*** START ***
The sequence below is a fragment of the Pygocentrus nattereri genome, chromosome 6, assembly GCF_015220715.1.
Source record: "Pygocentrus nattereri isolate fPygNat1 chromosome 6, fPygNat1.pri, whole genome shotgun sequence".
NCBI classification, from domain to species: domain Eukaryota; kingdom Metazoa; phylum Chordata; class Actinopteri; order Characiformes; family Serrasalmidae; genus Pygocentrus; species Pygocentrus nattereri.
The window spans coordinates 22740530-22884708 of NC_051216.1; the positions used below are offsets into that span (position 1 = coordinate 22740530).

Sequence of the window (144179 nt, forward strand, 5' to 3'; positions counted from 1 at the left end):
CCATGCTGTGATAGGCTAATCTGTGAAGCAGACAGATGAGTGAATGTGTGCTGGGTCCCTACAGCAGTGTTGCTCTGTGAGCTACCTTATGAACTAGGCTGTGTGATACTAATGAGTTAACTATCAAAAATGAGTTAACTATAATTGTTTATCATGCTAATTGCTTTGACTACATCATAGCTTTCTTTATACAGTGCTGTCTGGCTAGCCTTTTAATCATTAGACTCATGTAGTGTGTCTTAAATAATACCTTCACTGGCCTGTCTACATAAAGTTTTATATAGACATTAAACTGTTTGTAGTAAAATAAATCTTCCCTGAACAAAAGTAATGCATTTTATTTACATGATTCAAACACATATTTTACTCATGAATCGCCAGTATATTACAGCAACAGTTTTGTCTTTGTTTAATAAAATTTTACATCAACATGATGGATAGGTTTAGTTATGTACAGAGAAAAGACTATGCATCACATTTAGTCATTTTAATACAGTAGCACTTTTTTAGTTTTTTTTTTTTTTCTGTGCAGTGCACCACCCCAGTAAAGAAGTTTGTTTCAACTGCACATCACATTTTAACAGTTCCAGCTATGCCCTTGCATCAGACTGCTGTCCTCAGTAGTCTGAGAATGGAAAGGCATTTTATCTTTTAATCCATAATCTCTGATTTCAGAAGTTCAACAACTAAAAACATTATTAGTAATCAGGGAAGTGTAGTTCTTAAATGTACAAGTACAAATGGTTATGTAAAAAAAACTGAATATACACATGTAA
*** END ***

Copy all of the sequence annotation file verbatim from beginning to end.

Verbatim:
The sequence below is a fragment of the Pygocentrus nattereri genome, chromosome 6, assembly GCF_015220715.1.
Source record: "Pygocentrus nattereri isolate fPygNat1 chromosome 6, fPygNat1.pri, whole genome shotgun sequence".
NCBI classification, from domain to species: domain Eukaryota; kingdom Metazoa; phylum Chordata; class Actinopteri; order Characiformes; family Serrasalmidae; genus Pygocentrus; species Pygocentrus nattereri.
The window spans coordinates 22740530-22884708 of NC_051216.1; the positions used below are offsets into that span (position 1 = coordinate 22740530).

Sequence of the window (144179 nt, forward strand, 5' to 3'; positions counted from 1 at the left end):
CCATGCTGTGATAGGCTAATCTGTGAAGCAGACAGATGAGTGAATGTGTGCTGGGTCCCTACAGCAGTGTTGCTCTGTGAGCTACCTTATGAACTAGGCTGTGTGATACTAATGAGTTAACTATCAAAAATGAGTTAACTATAATTGTTTATCATGCTAATTGCTTTGACTACATCATAGCTTTCTTTATACAGTGCTGTCTGGCTAGCCTTTTAATCATTAGACTCATGTAGTGTGTCTTAAATAATACCTTCACTGGCCTGTCTACATAAAGTTTTATATAGACATTAAACTGTTTGTAGTAAAATAAATCTTCCCTGAACAAAAGTAATGCATTTTATTTACATGATTCAAACACATATTTTACTCATGAATCGCCAGTATATTACAGCAACAGTTTTGTCTTTGTTTAATAAAATTTTACATCAACATGATGGATAGGTTTAGTTATGTACAGAGAAAAGACTATGCATCACATTTAGTCATTTTAATACAGTAGCACTTTTTTAGTTTTTTTTTTTTTTCTGTGCAGTGCACCACCCCAGTAAAGAAGTTTGTTTCAACTGCACATCACATTTTAACAGTTCCAGCTATGCCCTTGCATCAGACTGCTGTCCTCAGTAGTCTGAGAATGGAAAGGCATTTTATCTTTTAATCCATAATCTCTGATTTCAGAAGTTCAACAACTAAAAACATTATTAGTAATCAGGGAAGTGTAGTTCTTAAATGTACAAGTACAAATGGTTATGTAAAAAAAACTGAATATACACATGTAA